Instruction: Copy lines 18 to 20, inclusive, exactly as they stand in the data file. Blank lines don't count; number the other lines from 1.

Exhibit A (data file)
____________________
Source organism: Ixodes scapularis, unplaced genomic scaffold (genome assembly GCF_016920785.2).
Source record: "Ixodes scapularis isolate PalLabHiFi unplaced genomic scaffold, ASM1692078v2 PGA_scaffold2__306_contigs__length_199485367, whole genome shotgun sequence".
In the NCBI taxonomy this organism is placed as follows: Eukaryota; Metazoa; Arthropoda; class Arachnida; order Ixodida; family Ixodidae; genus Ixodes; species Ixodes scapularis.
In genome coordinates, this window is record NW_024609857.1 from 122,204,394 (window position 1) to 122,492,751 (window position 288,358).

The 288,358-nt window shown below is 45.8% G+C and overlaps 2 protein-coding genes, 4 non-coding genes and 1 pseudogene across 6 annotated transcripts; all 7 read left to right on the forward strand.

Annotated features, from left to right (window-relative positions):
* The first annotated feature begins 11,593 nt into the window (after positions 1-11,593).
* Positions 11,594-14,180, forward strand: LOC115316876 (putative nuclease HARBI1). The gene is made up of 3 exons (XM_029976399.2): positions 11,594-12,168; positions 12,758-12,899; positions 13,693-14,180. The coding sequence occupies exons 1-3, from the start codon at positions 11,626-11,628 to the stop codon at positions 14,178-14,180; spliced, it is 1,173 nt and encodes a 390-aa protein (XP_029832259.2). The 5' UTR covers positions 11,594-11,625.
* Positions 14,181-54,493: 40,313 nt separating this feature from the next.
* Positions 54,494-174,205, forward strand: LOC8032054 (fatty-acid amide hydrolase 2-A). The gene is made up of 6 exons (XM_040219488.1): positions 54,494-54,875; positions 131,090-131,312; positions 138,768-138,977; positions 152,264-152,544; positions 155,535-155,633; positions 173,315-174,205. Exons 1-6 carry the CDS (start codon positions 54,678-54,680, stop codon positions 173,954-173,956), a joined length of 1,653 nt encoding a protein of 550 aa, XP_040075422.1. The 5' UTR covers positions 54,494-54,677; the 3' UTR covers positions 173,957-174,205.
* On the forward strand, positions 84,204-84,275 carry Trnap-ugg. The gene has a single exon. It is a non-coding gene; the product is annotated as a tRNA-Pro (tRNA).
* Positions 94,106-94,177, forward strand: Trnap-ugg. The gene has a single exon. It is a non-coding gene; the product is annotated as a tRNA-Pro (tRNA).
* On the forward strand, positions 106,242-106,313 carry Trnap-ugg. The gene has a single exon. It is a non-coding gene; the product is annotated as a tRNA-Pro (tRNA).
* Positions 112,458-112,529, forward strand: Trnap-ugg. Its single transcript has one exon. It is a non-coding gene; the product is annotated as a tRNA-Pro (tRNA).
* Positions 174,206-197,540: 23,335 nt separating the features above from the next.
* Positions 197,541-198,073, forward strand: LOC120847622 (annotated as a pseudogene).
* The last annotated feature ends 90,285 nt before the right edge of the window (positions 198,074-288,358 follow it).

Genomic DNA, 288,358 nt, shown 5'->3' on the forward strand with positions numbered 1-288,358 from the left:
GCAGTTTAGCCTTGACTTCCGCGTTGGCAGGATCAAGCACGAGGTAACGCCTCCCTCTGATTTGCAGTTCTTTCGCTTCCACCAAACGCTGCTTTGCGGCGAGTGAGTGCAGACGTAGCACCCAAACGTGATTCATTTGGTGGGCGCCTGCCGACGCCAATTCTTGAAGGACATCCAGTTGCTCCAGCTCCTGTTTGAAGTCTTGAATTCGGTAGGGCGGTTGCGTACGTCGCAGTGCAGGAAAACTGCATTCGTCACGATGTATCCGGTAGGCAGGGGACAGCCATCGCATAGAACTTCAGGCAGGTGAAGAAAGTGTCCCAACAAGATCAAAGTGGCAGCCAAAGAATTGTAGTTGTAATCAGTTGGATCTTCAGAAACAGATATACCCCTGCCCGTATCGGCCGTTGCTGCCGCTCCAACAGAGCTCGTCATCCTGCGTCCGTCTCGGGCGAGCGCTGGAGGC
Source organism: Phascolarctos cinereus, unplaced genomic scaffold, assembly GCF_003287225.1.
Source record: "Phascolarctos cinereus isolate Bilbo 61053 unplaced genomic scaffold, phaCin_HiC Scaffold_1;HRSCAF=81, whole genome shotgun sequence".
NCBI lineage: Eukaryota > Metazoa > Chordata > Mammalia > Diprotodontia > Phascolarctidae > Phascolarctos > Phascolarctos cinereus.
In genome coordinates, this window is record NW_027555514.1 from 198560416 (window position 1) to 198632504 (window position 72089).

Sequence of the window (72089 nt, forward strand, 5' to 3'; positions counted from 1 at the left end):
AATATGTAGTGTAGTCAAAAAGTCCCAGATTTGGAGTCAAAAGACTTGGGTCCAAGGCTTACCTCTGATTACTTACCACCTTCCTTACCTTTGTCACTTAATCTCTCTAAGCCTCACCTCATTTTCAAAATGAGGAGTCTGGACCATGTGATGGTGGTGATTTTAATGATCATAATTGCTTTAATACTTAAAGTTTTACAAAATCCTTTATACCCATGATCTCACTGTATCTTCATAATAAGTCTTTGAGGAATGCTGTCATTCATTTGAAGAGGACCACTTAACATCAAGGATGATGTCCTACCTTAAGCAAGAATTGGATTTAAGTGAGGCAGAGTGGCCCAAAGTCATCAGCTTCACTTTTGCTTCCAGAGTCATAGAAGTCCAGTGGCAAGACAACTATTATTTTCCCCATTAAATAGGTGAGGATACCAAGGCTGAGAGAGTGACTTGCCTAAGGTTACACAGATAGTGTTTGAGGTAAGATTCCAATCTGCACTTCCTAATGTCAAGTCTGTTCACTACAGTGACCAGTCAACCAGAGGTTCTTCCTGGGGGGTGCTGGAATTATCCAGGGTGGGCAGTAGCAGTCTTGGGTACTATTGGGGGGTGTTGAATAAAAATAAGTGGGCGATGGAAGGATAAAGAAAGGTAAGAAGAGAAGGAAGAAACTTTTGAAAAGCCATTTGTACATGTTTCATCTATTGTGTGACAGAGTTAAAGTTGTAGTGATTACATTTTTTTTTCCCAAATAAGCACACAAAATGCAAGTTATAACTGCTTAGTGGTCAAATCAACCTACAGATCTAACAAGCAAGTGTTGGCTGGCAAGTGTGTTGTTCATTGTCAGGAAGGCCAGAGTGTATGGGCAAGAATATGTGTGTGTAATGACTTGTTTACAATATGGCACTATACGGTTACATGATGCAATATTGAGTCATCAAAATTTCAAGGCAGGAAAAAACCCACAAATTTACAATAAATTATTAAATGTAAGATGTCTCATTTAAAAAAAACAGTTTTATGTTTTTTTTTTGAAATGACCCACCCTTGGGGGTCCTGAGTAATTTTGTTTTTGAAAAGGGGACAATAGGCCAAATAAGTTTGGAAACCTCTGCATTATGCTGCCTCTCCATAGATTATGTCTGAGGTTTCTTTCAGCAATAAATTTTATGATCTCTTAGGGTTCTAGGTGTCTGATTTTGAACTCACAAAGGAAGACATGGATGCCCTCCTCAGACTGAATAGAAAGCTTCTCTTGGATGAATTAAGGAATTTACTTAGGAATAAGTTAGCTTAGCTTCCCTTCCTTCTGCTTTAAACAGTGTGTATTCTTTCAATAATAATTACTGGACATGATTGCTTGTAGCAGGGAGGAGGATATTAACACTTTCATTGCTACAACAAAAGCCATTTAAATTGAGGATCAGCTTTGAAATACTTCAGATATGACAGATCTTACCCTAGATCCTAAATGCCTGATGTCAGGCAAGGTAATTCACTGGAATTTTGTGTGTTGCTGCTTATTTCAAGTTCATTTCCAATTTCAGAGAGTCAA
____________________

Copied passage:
Genomic DNA, 288,358 nt, shown 5'->3' on the forward strand with positions numbered 1-288,358 from the left:
GCAGTTTAGCCTTGACTTCCGCGTTGGCAGGATCAAGCACGAGGTAACGCCTCCCTCTGATTTGCAGTTCTTTCGCTTCCACCAAACGCTGCTTTGCGGCGAGTGAGTGCAGACGTAGCACCCAAACGTGATTCATTTGGTGGGCGCCTGCCGACGCCAATTCTTGAAGGACATCCAGTTGCTCCAGCTCCTGTTTGAAGTCTTGAATTCGGTAGGGCGGTTGCGTACGTCGCAGTGCAGGAAAACTGCATTCGTCACGATGTATCCGGTAGGCAGGGGACAGCCATCGCATAGAACTTCAGGCAGGTGAAGAAAGTGTCCCAACAAGATCAAAGTGGCAGCCAAAGAATTGTAGTTGTAATCAGTTGGATCTTCAGAAACAGATATACCCCTGCCCGTATCGGCCGTTGCTGCCGCTCCAACAGAGCTCGTCATCCTGCGTCCGTCTCGGGCGAGCGCTGGAGGC
Source organism: Phascolarctos cinereus, unplaced genomic scaffold, assembly GCF_003287225.1.